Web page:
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Why anthropomorphic user interface feedback can be effective and preferred by users

Murano, P 2006, 'Why anthropomorphic user interface feedback can be effective and preferred by users' , in: Enterprise information systems VII , Human-computer interaction (5) , Springer Netherlands, pp. 241-248.

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This paper addresses and resolves an interesting question concerning the reason for anthropomorphic user interface feedback being more effective (in two of three contexts) and preferred by users compared to an equivalent non-anthropomorphic feedback. Firstly the paper will summarise the author’s three internationally published experiments and results. These will show statistically significant results indicating that in two of the three contexts anthropomorphic user interface feedback is more effective and preferred by users. Secondly some of the famous work by Reeves and Nass will be introduced. This basically shows that humans behave in a social manner towards computers through a user interface. Thirdly the reasons for the obtained results by the author are inextricably linked to the work of Reeves and Nass. It can be seen that the performance results and preferences are due to the subconscious social behaviour of humans towards computers through a user interface. The conclusions reported in this paper are of significance to user interface designers as they allow one to design interfaces which match more closely our human characteristics. These in turn would enhance the profits of a software house.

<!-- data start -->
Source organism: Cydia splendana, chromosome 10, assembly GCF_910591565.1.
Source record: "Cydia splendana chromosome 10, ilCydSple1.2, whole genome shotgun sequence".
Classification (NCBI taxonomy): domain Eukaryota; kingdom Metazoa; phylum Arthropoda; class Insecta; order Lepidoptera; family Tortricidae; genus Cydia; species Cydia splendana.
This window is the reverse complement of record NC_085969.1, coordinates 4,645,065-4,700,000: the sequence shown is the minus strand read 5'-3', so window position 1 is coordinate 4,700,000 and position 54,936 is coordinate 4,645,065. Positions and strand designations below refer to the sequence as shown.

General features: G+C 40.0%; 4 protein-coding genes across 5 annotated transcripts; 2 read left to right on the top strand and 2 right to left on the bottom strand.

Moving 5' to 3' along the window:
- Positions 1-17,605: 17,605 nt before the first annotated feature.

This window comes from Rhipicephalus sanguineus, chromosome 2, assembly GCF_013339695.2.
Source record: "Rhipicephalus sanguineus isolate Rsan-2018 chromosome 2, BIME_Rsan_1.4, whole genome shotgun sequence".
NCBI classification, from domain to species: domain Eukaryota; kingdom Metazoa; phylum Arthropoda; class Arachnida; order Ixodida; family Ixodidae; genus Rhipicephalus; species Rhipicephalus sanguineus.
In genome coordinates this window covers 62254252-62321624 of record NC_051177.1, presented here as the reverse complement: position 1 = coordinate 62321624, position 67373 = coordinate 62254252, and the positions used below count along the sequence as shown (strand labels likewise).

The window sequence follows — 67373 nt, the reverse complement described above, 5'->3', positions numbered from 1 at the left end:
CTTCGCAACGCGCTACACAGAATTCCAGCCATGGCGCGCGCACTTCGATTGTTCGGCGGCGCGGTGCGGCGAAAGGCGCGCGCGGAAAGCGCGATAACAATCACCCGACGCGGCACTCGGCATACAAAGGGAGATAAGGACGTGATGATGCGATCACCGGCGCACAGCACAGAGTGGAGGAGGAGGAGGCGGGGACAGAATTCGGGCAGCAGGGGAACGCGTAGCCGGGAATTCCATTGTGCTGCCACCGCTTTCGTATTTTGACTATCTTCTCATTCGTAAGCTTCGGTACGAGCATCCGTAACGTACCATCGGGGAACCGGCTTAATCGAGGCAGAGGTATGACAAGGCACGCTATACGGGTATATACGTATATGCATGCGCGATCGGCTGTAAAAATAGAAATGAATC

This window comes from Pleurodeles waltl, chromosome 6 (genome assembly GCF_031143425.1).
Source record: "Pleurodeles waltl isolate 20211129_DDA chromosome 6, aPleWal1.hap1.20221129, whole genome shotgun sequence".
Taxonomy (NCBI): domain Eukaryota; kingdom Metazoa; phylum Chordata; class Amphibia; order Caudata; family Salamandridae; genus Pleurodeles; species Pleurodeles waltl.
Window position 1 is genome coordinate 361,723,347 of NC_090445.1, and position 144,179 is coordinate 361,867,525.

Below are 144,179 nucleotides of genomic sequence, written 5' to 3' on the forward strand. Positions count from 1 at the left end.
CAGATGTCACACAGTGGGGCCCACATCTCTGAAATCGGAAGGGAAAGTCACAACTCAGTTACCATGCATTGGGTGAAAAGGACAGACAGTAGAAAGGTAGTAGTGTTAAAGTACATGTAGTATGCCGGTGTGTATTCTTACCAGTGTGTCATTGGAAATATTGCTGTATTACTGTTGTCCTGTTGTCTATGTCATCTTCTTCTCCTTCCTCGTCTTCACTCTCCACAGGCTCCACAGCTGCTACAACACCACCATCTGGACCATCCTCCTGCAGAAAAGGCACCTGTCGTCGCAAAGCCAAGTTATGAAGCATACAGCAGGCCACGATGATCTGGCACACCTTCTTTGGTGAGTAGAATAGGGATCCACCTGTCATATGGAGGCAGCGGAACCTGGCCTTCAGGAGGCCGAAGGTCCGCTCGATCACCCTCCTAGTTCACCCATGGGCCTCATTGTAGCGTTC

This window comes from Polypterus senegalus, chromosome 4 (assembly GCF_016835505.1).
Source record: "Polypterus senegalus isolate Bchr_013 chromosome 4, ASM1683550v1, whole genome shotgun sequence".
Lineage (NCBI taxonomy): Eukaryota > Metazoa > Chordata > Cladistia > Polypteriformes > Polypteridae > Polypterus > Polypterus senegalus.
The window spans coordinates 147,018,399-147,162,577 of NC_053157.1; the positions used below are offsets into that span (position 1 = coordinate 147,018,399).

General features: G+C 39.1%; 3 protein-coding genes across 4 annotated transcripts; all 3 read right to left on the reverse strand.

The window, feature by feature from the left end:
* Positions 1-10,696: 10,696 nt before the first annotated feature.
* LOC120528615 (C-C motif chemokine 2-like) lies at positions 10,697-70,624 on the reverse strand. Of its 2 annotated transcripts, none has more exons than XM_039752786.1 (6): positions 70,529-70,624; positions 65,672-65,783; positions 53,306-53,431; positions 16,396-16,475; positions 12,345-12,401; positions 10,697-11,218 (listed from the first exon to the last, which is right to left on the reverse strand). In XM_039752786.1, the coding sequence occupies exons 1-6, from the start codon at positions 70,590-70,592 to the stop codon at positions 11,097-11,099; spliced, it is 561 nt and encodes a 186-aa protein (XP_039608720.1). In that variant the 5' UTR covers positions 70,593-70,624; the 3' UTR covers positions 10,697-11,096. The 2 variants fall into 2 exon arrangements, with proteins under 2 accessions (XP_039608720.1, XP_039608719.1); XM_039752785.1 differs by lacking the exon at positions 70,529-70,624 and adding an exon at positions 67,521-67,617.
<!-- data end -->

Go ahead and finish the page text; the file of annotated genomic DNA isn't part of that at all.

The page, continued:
Item Type: Book Section
Editors: Chen, CS, Filipe, J, Seruca, I and Cordeiro, J
Additional Information: 7th International Conference on Enterprise Information Systems, Miami, USA, 25-28 May 2005 INSTICC - RECEIVED A BEST PAPER AWARD
Uncontrolled Keywords: User interface feedback, Anthropomorphism, Human behaviour
Themes: Subjects / Themes > Q Science > QA Mathematics > QA075 Electronic computers. Computer science > QA076 Computer software
Subjects outside of the University Themes
Schools: Schools > School of Computing, Science and Engineering
Schools > School of Computing, Science and Engineering > Salford Innovation Research Centre (SIRC)
Publisher: Springer Netherlands
Refereed: Yes
Series Name: Human-computer interaction
ISBN: 9781402053238
Depositing User: H Kenna
Date Deposited: 06 Jan 2009 14:23
Last Modified: 01 Dec 2015 00:01

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